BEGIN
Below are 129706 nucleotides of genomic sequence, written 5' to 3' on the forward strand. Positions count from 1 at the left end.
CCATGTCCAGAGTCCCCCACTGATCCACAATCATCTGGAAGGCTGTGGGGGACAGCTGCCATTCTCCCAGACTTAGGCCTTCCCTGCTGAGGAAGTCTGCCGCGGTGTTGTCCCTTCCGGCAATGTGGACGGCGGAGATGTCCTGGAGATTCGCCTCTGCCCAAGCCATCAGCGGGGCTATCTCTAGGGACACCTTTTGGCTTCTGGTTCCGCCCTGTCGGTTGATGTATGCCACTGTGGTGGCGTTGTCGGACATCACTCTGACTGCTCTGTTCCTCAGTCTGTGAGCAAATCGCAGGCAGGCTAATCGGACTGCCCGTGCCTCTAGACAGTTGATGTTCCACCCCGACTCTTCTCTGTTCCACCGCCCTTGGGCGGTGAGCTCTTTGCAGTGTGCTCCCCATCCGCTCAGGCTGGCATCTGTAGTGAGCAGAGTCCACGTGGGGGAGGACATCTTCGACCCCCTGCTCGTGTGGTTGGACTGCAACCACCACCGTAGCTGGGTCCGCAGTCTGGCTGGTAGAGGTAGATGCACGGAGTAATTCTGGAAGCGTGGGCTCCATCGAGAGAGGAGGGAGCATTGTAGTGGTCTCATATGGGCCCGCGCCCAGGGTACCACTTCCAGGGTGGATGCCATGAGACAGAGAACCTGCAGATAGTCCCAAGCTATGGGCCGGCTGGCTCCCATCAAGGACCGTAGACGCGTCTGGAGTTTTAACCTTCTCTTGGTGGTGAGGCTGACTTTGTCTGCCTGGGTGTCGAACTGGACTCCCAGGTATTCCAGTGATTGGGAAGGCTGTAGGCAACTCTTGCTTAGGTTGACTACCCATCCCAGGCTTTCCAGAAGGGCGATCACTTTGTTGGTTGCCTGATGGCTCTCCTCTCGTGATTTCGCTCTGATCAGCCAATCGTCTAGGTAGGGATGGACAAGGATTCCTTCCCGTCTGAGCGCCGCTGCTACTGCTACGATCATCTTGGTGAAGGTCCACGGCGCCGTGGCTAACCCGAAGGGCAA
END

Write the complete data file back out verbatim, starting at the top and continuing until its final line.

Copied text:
Below are 129706 nucleotides of genomic sequence, written 5' to 3' on the forward strand. Positions count from 1 at the left end.
CCATGTCCAGAGTCCCCCACTGATCCACAATCATCTGGAAGGCTGTGGGGGACAGCTGCCATTCTCCCAGACTTAGGCCTTCCCTGCTGAGGAAGTCTGCCGCGGTGTTGTCCCTTCCGGCAATGTGGACGGCGGAGATGTCCTGGAGATTCGCCTCTGCCCAAGCCATCAGCGGGGCTATCTCTAGGGACACCTTTTGGCTTCTGGTTCCGCCCTGTCGGTTGATGTATGCCACTGTGGTGGCGTTGTCGGACATCACTCTGACTGCTCTGTTCCTCAGTCTGTGAGCAAATCGCAGGCAGGCTAATCGGACTGCCCGTGCCTCTAGACAGTTGATGTTCCACCCCGACTCTTCTCTGTTCCACCGCCCTTGGGCGGTGAGCTCTTTGCAGTGTGCTCCCCATCCGCTCAGGCTGGCATCTGTAGTGAGCAGAGTCCACGTGGGGGAGGACATCTTCGACCCCCTGCTCGTGTGGTTGGACTGCAACCACCACCGTAGCTGGGTCCGCAGTCTGGCTGGTAGAGGTAGATGCACGGAGTAATTCTGGAAGCGTGGGCTCCATCGAGAGAGGAGGGAGCATTGTAGTGGTCTCATATGGGCCCGCGCCCAGGGTACCACTTCCAGGGTGGATGCCATGAGACAGAGAACCTGCAGATAGTCCCAAGCTATGGGCCGGCTGGCTCCCATCAAGGACCGTAGACGCGTCTGGAGTTTTAACCTTCTCTTGGTGGTGAGGCTGACTTTGTCTGCCTGGGTGTCGAACTGGACTCCCAGGTATTCCAGTGATTGGGAAGGCTGTAGGCAACTCTTGCTTAGGTTGACTACCCATCCCAGGCTTTCCAGAAGGGCGATCACTTTGTTGGTTGCCTGATGGCTCTCCTCTCGTGATTTCGCTCTGATCAGCCAATCGTCTAGGTAGGGATGGACAAGGATTCCTTCCCGTCTGAGCGCCGCTGCTACTGCTACGATCATCTTGGTGAAGGTCCACGGCGCCGTGGCTAACCCGAAGGGCAA